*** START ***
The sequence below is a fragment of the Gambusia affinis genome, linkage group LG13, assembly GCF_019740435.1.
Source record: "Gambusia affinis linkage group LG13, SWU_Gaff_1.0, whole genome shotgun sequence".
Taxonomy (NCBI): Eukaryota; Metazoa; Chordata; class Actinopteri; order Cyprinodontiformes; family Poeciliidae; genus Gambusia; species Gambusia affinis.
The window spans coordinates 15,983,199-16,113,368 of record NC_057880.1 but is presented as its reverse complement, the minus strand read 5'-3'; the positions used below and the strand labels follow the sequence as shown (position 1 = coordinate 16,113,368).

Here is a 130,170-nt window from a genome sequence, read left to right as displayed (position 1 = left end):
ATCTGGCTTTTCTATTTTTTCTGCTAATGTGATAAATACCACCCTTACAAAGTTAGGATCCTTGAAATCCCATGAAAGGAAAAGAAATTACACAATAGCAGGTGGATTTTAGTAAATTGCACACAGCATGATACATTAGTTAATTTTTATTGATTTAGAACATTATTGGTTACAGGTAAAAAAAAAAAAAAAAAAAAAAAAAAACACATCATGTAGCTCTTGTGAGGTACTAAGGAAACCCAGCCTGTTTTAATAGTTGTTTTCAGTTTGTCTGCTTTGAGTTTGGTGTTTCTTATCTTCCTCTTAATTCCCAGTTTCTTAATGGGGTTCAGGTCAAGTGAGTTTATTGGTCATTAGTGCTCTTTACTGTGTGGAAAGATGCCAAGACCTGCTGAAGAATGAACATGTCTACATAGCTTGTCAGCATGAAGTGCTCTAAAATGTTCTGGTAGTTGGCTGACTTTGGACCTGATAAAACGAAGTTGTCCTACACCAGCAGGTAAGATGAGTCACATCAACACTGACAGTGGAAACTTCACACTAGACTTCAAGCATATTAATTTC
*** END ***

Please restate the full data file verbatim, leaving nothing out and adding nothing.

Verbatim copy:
The sequence below is a fragment of the Gambusia affinis genome, linkage group LG13, assembly GCF_019740435.1.
Source record: "Gambusia affinis linkage group LG13, SWU_Gaff_1.0, whole genome shotgun sequence".
Taxonomy (NCBI): Eukaryota; Metazoa; Chordata; class Actinopteri; order Cyprinodontiformes; family Poeciliidae; genus Gambusia; species Gambusia affinis.
The window spans coordinates 15,983,199-16,113,368 of record NC_057880.1 but is presented as its reverse complement, the minus strand read 5'-3'; the positions used below and the strand labels follow the sequence as shown (position 1 = coordinate 16,113,368).

Here is a 130,170-nt window from a genome sequence, read left to right as displayed (position 1 = left end):
ATCTGGCTTTTCTATTTTTTCTGCTAATGTGATAAATACCACCCTTACAAAGTTAGGATCCTTGAAATCCCATGAAAGGAAAAGAAATTACACAATAGCAGGTGGATTTTAGTAAATTGCACACAGCATGATACATTAGTTAATTTTTATTGATTTAGAACATTATTGGTTACAGGTAAAAAAAAAAAAAAAAAAAAAAAAAAACACATCATGTAGCTCTTGTGAGGTACTAAGGAAACCCAGCCTGTTTTAATAGTTGTTTTCAGTTTGTCTGCTTTGAGTTTGGTGTTTCTTATCTTCCTCTTAATTCCCAGTTTCTTAATGGGGTTCAGGTCAAGTGAGTTTATTGGTCATTAGTGCTCTTTACTGTGTGGAAAGATGCCAAGACCTGCTGAAGAATGAACATGTCTACATAGCTTGTCAGCATGAAGTGCTCTAAAATGTTCTGGTAGTTGGCTGACTTTGGACCTGATAAAACGAAGTTGTCCTACACCAGCAGGTAAGATGAGTCACATCAACACTGACAGTGGAAACTTCACACTAGACTTCAAGCATATTAATTTC